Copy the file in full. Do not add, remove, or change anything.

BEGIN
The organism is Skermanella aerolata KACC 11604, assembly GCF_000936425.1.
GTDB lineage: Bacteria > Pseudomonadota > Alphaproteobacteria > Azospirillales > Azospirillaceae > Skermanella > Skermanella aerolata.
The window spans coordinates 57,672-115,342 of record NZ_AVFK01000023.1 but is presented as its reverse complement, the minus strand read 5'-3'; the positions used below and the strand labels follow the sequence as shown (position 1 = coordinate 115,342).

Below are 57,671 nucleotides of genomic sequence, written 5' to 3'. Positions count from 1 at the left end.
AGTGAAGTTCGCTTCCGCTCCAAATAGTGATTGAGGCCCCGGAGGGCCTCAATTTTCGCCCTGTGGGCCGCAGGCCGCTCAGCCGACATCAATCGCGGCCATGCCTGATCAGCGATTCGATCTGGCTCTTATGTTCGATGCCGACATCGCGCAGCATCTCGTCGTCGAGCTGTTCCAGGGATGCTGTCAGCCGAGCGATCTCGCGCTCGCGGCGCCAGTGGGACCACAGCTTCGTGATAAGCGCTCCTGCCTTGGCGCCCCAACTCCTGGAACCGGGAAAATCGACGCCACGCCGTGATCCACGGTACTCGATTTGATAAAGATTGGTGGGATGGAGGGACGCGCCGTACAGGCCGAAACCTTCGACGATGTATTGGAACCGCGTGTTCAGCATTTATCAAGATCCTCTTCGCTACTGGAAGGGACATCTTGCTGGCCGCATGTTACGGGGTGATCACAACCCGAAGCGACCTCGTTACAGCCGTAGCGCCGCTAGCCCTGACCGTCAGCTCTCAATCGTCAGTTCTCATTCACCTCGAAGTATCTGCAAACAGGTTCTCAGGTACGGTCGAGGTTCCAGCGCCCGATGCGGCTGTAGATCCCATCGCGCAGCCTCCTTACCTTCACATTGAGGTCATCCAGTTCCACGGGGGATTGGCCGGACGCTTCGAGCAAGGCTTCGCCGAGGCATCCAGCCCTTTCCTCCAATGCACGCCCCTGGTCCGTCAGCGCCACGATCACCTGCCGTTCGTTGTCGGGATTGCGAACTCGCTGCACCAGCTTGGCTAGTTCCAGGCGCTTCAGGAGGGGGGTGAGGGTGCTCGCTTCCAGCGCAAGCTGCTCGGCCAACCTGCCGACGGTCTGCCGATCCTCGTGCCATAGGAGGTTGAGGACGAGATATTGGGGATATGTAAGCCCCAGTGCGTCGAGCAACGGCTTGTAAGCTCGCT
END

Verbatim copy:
The organism is Skermanella aerolata KACC 11604, assembly GCF_000936425.1.
GTDB lineage: Bacteria > Pseudomonadota > Alphaproteobacteria > Azospirillales > Azospirillaceae > Skermanella > Skermanella aerolata.
The window spans coordinates 57,672-115,342 of record NZ_AVFK01000023.1 but is presented as its reverse complement, the minus strand read 5'-3'; the positions used below and the strand labels follow the sequence as shown (position 1 = coordinate 115,342).

Below are 57,671 nucleotides of genomic sequence, written 5' to 3'. Positions count from 1 at the left end.
AGTGAAGTTCGCTTCCGCTCCAAATAGTGATTGAGGCCCCGGAGGGCCTCAATTTTCGCCCTGTGGGCCGCAGGCCGCTCAGCCGACATCAATCGCGGCCATGCCTGATCAGCGATTCGATCTGGCTCTTATGTTCGATGCCGACATCGCGCAGCATCTCGTCGTCGAGCTGTTCCAGGGATGCTGTCAGCCGAGCGATCTCGCGCTCGCGGCGCCAGTGGGACCACAGCTTCGTGATAAGCGCTCCTGCCTTGGCGCCCCAACTCCTGGAACCGGGAAAATCGACGCCACGCCGTGATCCACGGTACTCGATTTGATAAAGATTGGTGGGATGGAGGGACGCGCCGTACAGGCCGAAACCTTCGACGATGTATTGGAACCGCGTGTTCAGCATTTATCAAGATCCTCTTCGCTACTGGAAGGGACATCTTGCTGGCCGCATGTTACGGGGTGATCACAACCCGAAGCGACCTCGTTACAGCCGTAGCGCCGCTAGCCCTGACCGTCAGCTCTCAATCGTCAGTTCTCATTCACCTCGAAGTATCTGCAAACAGGTTCTCAGGTACGGTCGAGGTTCCAGCGCCCGATGCGGCTGTAGATCCCATCGCGCAGCCTCCTTACCTTCACATTGAGGTCATCCAGTTCCACGGGGGATTGGCCGGACGCTTCGAGCAAGGCTTCGCCGAGGCATCCAGCCCTTTCCTCCAATGCACGCCCCTGGTCCGTCAGCGCCACGATCACCTGCCGTTCGTTGTCGGGATTGCGAACTCGCTGCACCAGCTTGGCTAGTTCCAGGCGCTTCAGGAGGGGGGTGAGGGTGCTCGCTTCCAGCGCAAGCTGCTCGGCCAACCTGCCGACGGTCTGCCGATCCTCGTGCCATAGGAGGTTGAGGACGAGATATTGGGGATATGTAAGCCCCAGTGCGTCGAGCAACGGCTTGTAAGCTCGCT